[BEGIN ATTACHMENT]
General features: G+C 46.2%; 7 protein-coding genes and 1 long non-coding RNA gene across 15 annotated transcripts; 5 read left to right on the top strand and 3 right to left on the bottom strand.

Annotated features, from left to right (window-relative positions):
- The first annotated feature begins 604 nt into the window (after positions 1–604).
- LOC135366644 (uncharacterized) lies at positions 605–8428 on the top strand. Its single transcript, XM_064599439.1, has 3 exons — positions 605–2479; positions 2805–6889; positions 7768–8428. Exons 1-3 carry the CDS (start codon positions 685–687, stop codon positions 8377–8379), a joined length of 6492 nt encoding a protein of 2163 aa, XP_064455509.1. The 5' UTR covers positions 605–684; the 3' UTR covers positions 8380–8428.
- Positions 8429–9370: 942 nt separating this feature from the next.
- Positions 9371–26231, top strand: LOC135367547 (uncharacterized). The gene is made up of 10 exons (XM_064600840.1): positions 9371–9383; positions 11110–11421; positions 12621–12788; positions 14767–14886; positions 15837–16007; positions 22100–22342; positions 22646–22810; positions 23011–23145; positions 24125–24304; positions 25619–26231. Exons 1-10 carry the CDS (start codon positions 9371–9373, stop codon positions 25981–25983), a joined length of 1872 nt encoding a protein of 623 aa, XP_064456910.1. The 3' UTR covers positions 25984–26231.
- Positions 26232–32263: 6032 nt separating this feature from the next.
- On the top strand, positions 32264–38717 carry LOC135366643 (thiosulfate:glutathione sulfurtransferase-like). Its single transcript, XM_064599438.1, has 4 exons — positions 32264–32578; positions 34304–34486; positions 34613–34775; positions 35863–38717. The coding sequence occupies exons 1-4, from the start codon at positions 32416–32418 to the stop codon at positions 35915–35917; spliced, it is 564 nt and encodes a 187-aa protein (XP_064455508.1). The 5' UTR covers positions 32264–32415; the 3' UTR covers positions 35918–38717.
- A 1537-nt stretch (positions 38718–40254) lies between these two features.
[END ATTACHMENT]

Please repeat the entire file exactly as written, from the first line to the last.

General features: G+C 46.2%; 7 protein-coding genes and 1 long non-coding RNA gene across 15 annotated transcripts; 5 read left to right on the top strand and 3 right to left on the bottom strand.

Annotated features, from left to right (window-relative positions):
- The first annotated feature begins 604 nt into the window (after positions 1–604).
- LOC135366644 (uncharacterized) lies at positions 605–8428 on the top strand. Its single transcript, XM_064599439.1, has 3 exons — positions 605–2479; positions 2805–6889; positions 7768–8428. Exons 1-3 carry the CDS (start codon positions 685–687, stop codon positions 8377–8379), a joined length of 6492 nt encoding a protein of 2163 aa, XP_064455509.1. The 5' UTR covers positions 605–684; the 3' UTR covers positions 8380–8428.
- Positions 8429–9370: 942 nt separating this feature from the next.
- Positions 9371–26231, top strand: LOC135367547 (uncharacterized). The gene is made up of 10 exons (XM_064600840.1): positions 9371–9383; positions 11110–11421; positions 12621–12788; positions 14767–14886; positions 15837–16007; positions 22100–22342; positions 22646–22810; positions 23011–23145; positions 24125–24304; positions 25619–26231. Exons 1-10 carry the CDS (start codon positions 9371–9373, stop codon positions 25981–25983), a joined length of 1872 nt encoding a protein of 623 aa, XP_064456910.1. The 3' UTR covers positions 25984–26231.
- Positions 26232–32263: 6032 nt separating this feature from the next.
- On the top strand, positions 32264–38717 carry LOC135366643 (thiosulfate:glutathione sulfurtransferase-like). Its single transcript, XM_064599438.1, has 4 exons — positions 32264–32578; positions 34304–34486; positions 34613–34775; positions 35863–38717. The coding sequence occupies exons 1-4, from the start codon at positions 32416–32418 to the stop codon at positions 35915–35917; spliced, it is 564 nt and encodes a 187-aa protein (XP_064455508.1). The 5' UTR covers positions 32264–32415; the 3' UTR covers positions 35918–38717.
- A 1537-nt stretch (positions 38718–40254) lies between these two features.